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[BROADSIDE]. PEMBERTON, ISRAEL, et al. The following Remonstrance, was this Day presented to the President and Council, by the Hands of their Secretary. To the President and Council of Pennsylvania. The Remonstrance of Israel Pemberton, John Hunt, and Samuel Pleasants....[dated] 4th 9mo. 1777, Philadelphia: Robert Bell, in Third-Street [1777]. Large folio, edges untrimmed, a few tears at left-hand edge affecting one or two letters, trifling wear at folds. Evans 15498.

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[BROADSIDE]. PEMBERTON, ISRAEL, et al. The following Remonstrance, was this Day presented to the President and Council, by the Hands of their Secretary. To the President and Council of Pennsylvania. The Remonstrance of Israel Pemberton, John Hunt, and Samuel Pleasants....[dated] 4th 9mo. 1777, Philadelphia: Robert Bell, in Third-Street [1777]. Large folio, edges untrimmed, a few tears at left-hand edge affecting one or two letters, trifling wear at folds. Evans 15498.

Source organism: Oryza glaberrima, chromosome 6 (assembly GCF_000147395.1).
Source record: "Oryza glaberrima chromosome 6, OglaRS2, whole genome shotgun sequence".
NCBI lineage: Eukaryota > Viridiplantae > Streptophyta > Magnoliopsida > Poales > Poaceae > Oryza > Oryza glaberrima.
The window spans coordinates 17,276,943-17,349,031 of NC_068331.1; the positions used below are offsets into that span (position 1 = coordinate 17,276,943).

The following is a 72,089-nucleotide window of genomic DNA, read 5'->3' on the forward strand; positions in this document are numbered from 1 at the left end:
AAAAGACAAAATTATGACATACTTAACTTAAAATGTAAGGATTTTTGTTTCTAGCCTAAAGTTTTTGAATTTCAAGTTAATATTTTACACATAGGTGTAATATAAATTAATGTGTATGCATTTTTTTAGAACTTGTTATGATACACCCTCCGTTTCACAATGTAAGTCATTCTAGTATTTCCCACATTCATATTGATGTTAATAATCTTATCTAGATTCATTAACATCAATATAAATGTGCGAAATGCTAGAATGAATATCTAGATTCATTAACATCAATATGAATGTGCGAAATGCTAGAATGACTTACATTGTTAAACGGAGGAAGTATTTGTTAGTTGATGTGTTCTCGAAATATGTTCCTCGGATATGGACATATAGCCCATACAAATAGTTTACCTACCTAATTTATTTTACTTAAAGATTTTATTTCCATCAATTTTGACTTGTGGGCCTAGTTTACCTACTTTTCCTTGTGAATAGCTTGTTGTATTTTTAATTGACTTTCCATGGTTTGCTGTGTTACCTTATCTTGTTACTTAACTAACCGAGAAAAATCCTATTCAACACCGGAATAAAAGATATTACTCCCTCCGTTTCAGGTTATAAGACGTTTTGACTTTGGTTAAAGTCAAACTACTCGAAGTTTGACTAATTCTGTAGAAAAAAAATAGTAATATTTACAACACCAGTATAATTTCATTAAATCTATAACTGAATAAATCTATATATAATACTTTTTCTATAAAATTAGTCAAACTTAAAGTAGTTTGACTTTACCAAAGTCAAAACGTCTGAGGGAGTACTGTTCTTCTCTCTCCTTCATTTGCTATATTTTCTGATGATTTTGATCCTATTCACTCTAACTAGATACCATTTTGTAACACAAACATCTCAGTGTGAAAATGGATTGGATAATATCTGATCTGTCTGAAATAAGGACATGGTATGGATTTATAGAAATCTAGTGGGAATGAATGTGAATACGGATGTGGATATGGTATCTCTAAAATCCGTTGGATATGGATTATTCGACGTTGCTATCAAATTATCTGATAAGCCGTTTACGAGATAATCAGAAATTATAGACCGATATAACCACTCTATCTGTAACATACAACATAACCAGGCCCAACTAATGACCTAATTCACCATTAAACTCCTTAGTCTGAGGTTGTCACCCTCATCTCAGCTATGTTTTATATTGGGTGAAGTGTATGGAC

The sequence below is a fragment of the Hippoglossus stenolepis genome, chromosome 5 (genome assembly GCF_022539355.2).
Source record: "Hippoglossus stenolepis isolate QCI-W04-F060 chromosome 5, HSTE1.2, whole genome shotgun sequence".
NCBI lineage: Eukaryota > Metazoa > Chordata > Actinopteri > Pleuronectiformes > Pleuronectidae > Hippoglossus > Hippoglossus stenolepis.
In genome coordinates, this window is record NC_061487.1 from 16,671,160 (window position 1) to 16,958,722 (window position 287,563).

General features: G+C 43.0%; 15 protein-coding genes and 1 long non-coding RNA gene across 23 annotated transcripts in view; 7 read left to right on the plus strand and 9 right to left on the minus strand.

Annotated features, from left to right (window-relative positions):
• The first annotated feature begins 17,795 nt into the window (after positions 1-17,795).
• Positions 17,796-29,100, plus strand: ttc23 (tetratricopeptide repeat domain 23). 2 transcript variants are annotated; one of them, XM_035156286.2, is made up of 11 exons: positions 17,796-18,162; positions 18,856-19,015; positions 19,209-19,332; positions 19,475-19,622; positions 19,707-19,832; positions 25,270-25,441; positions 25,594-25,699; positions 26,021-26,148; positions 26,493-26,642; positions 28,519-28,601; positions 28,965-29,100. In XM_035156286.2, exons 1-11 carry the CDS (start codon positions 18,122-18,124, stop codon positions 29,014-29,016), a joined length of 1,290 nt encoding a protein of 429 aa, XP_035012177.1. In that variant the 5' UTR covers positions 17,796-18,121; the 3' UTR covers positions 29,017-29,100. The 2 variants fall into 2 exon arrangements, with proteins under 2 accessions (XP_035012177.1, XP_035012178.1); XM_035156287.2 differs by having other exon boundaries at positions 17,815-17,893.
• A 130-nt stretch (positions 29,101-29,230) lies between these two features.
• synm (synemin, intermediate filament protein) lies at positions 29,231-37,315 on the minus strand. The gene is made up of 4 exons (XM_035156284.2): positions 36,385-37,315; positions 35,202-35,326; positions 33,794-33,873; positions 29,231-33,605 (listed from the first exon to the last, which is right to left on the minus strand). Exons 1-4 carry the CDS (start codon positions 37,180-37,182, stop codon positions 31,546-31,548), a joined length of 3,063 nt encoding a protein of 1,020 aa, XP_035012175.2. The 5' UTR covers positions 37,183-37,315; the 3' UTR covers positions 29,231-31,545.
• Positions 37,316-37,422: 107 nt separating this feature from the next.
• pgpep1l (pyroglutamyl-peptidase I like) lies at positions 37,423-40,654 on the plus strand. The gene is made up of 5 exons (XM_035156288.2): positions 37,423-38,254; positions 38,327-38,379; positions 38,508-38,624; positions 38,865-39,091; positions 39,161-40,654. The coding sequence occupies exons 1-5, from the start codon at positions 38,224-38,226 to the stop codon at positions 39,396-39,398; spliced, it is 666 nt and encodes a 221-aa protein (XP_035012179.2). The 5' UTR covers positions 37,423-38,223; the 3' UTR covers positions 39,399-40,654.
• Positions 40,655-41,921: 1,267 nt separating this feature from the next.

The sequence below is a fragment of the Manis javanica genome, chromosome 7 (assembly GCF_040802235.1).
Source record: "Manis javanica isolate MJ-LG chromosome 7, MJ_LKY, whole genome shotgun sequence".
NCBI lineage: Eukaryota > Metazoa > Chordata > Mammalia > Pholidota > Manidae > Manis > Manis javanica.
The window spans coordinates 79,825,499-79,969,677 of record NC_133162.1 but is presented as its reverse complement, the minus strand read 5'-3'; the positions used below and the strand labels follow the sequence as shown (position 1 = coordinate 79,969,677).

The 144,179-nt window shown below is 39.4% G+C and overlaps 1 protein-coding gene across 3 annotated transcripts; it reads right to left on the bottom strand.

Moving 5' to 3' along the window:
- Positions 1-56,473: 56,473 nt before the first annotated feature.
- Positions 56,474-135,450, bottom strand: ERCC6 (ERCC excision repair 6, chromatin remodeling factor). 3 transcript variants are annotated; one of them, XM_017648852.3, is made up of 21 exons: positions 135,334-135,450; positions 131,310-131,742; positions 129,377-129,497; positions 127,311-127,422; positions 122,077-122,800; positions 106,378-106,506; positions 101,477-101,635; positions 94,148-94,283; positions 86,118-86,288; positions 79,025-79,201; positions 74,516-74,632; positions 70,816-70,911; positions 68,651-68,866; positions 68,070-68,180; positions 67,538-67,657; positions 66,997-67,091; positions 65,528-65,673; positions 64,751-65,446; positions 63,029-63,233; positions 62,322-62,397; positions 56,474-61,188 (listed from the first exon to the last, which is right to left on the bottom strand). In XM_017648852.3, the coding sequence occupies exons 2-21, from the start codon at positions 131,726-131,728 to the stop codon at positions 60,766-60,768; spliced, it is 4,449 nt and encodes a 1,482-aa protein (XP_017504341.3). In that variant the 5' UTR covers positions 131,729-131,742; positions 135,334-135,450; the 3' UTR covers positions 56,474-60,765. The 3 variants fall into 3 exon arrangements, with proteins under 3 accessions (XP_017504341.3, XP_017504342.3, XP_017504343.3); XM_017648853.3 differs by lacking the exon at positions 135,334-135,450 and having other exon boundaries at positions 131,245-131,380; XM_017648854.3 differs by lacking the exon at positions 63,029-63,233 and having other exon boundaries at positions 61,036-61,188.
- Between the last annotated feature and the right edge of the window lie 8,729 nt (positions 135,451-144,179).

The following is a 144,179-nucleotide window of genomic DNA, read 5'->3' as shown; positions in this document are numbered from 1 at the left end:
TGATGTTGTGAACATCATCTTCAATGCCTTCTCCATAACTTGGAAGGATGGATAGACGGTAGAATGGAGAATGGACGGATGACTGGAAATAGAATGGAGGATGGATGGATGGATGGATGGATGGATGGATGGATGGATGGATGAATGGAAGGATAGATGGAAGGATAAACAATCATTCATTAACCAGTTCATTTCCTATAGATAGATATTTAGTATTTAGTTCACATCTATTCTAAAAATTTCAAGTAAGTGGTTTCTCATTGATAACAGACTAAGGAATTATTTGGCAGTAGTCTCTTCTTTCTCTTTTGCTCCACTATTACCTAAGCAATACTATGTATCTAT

An interesting broadside relating to the arrest and detention of several suspected Tories in the turbulent period of the British army's advance on Philadelphia. The three men's remonstrance reprints an order in Council dated September 3 which orders Col. Lewis Nicola to "take a proper guard, and seize Israel Pemberton, John Hunt and Samuel Pleasants...and confine them under guard, till further orders." When the three attempted to deliver their remonstrance to the Council, they relate, they were refused admittance and told that "'the Council had issued the arrest, in consequence of a Resolve of Congress." They assert that their arrest is "arbitrary, unjust and illegal," as the Council has "assum'd an authority, not founded on Law or Reason," and that the illegality "is evident, from the perusal and consideration of the constitution of the government, from which you derive all your authority and power." Following the suspected Tories' remonstrance the broadside reprints another resolution of the Council, dated 4 September 1777 (signed in type by Timothy Matlack, the engrosser of the Declaration of Independence), ordering Col. W. Bradford to send Pemberton, Hunt and Pleasants to Staunton, Virginia, where they are to be confined: "carriages will be provided for their accomodation in the journey, unless they chuse to provide themselves therewith." For further broadsides issued in the case of the these and other controversial arrests see lot and c.f. Evans 15496, 15497 (a New York printing of the former, also reprinted in London and Dublin), 15500 and 15501.
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